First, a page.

15.12.2022 | Published by BIA

Going for growth by delivering the UK Science Superpower ambitions

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In a fast-moving and turbulent era, the challenges of recent months are hard to understate. Soaring energy prices, the aftermath of global pandemic lockdowns and resultant disruption to economies have presented all governments with difficult decisions. Fortunately, the UK government’s stated commitment to biotech, R&D funding and the UK becoming a science and technology superpower has been unwavering.

Investing for an innovation driven future

Six months on from my last blog – which looked at UKRI’s five-year strategy: ‘Transforming Tomorrow Together’ – we find ourselves in a very different economic and political landscape.

In his previous role as Chancellor, the Prime Minister demonstrated his recognition of the importance of UK science. In the earlier leadership contest, he was clear about his commitment to making Britain a 'science and technology superpower'.

With the new administration in place, the Government can unlock some of the issues which have bedevilled biotech, and UK science more widely.

Horizon membership in limbo, laboratory space at critically low levels and crucial investment in innovative life science companies stalling. Not to mention a huge STEM skills shortage and a reproducibility crisis: where taxpayers are asked to fund academic studies that are difficult to replicate.

Opportunities and challenges for the UK economy

Technological and scientific advances are creating a huge opportunity for UK biotech to contribute to a UK economic growth agenda – and ultimately deliver better outcomes for patients. But the scale of the challenges facing the sector is equal to this. If the Government gets this right then a bright future awaits. Alternatively, policy failure here would present a real risk to UK biotech companies like bit.bio, who are forced to move their operations abroad. Nations like the USA or Austria already invest more than the UK in R&D (as a % of GDP). The impact and the knock-on effect of this happening en masse would be crippling for the UK economy.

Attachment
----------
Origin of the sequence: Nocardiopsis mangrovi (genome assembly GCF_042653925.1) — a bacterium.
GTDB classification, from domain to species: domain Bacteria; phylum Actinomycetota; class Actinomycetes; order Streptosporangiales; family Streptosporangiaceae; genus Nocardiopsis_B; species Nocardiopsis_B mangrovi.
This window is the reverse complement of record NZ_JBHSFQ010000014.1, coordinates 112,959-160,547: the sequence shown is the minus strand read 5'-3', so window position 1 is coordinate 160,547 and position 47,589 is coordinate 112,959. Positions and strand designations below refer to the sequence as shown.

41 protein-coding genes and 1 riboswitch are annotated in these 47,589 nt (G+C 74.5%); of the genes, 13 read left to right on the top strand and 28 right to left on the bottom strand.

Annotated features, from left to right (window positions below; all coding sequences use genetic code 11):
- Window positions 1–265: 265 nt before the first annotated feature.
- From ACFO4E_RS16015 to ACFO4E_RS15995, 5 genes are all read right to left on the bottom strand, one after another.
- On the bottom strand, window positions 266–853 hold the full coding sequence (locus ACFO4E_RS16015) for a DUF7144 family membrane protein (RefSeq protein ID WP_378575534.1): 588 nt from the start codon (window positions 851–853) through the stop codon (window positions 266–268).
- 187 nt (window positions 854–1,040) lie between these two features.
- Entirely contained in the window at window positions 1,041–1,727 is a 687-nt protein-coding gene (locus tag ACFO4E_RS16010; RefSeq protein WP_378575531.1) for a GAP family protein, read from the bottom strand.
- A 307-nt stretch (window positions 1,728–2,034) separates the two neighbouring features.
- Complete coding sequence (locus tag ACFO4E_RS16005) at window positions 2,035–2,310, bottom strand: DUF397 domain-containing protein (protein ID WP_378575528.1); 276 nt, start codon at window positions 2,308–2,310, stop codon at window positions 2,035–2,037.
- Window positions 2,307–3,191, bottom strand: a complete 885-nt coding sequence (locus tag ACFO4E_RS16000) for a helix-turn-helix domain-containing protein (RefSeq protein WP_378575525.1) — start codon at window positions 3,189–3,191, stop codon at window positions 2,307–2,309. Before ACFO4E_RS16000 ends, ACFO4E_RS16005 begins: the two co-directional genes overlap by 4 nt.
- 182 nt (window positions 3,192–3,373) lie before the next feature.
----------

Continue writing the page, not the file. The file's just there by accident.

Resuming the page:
The early signs are positive; I am delighted to welcome George Freeman back to the elevated role of Minister of State for Science, Technology & Innovation. His expertise, passion and advocacy for the sector will have a great effect on the government. I look forward to working with him alongside officials in BEIS, OfLS, UKRI and the wider science community.

Government’s vision and BIA's work 

The Autumn Statement in November reaffirmed the Government’s vision for the UK as a scientific superpower and commitment to reforming regulation to unlock growth in key industries. The Chancellor’s confirmation that the R&D Budget will be protected at £20 billion by 2024/25 substantiates that ambition.

Whilst these ambitions are positive, at the same time, it is concerning to see the Government’s plans to cut the rate of the SME R&D tax relief scheme. As BIA has clearly laid out, such measures would severely impact the UK’s life sciences industry. We fully support BIA work and leadership alongside sector champions, such as Anthony Browne, bit.bio’s local MP, to find a solution in partnership with Government to ensure that vital investment is not affected.

During the pandemic, the importance of the UK science base in responding to the unprecedented challenge of COVID was made clearly apparent to the public. Now the case needs to be made further that this is a time to build on that recognition, ensure the UK’s position as the leading biotech nation, and secure that dividend as we rebuild a growing economy.

The coming months give us an opportunity to also make the case to the public at large. My previous blog outlined the four principles underpinning UKRI’s five-year strategy. The fourth, engagement, and “the removal of barriers between research and innovation and wider society” is ever more vital.

The UK’s future prosperity is reliant on becoming an Innovation Nation and ultimately, a science and technology superpower. Even through tough economic circumstances, the momentum is with us to make it happen.

Now is the time.

This post was first published on the BIAs blog.

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